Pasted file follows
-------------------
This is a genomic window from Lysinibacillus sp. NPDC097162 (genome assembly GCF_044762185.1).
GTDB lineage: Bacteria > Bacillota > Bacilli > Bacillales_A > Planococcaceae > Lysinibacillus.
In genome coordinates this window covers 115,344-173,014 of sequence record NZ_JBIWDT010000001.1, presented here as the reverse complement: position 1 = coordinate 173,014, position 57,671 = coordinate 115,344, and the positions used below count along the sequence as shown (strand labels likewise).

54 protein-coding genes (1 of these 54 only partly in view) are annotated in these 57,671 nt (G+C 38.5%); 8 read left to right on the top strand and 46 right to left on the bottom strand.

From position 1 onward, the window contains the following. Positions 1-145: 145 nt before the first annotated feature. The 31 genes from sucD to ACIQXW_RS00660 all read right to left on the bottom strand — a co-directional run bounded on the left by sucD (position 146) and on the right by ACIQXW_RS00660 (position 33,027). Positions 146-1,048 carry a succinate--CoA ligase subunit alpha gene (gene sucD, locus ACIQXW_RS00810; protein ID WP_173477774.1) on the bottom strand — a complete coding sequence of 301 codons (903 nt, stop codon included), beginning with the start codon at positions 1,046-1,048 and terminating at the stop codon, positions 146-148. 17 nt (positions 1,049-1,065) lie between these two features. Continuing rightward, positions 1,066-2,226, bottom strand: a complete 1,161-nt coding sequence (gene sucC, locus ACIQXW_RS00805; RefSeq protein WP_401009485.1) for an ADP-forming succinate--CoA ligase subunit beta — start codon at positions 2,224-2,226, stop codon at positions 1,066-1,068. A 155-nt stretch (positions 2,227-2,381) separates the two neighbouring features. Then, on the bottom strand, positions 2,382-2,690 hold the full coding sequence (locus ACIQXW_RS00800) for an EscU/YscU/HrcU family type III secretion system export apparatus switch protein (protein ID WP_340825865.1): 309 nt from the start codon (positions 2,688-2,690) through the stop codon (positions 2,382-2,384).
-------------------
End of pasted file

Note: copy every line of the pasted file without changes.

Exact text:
This is a genomic window from Lysinibacillus sp. NPDC097162 (genome assembly GCF_044762185.1).
GTDB lineage: Bacteria > Bacillota > Bacilli > Bacillales_A > Planococcaceae > Lysinibacillus.
In genome coordinates this window covers 115,344-173,014 of sequence record NZ_JBIWDT010000001.1, presented here as the reverse complement: position 1 = coordinate 173,014, position 57,671 = coordinate 115,344, and the positions used below count along the sequence as shown (strand labels likewise).

54 protein-coding genes (1 of these 54 only partly in view) are annotated in these 57,671 nt (G+C 38.5%); 8 read left to right on the top strand and 46 right to left on the bottom strand.

From position 1 onward, the window contains the following. Positions 1-145: 145 nt before the first annotated feature. The 31 genes from sucD to ACIQXW_RS00660 all read right to left on the bottom strand — a co-directional run bounded on the left by sucD (position 146) and on the right by ACIQXW_RS00660 (position 33,027). Positions 146-1,048 carry a succinate--CoA ligase subunit alpha gene (gene sucD, locus ACIQXW_RS00810; protein ID WP_173477774.1) on the bottom strand — a complete coding sequence of 301 codons (903 nt, stop codon included), beginning with the start codon at positions 1,046-1,048 and terminating at the stop codon, positions 146-148. 17 nt (positions 1,049-1,065) lie between these two features. Continuing rightward, positions 1,066-2,226, bottom strand: a complete 1,161-nt coding sequence (gene sucC, locus ACIQXW_RS00805; RefSeq protein WP_401009485.1) for an ADP-forming succinate--CoA ligase subunit beta — start codon at positions 2,224-2,226, stop codon at positions 1,066-1,068. A 155-nt stretch (positions 2,227-2,381) separates the two neighbouring features. Then, on the bottom strand, positions 2,382-2,690 hold the full coding sequence (locus ACIQXW_RS00800) for an EscU/YscU/HrcU family type III secretion system export apparatus switch protein (protein ID WP_340825865.1): 309 nt from the start codon (positions 2,688-2,690) through the stop codon (positions 2,382-2,384).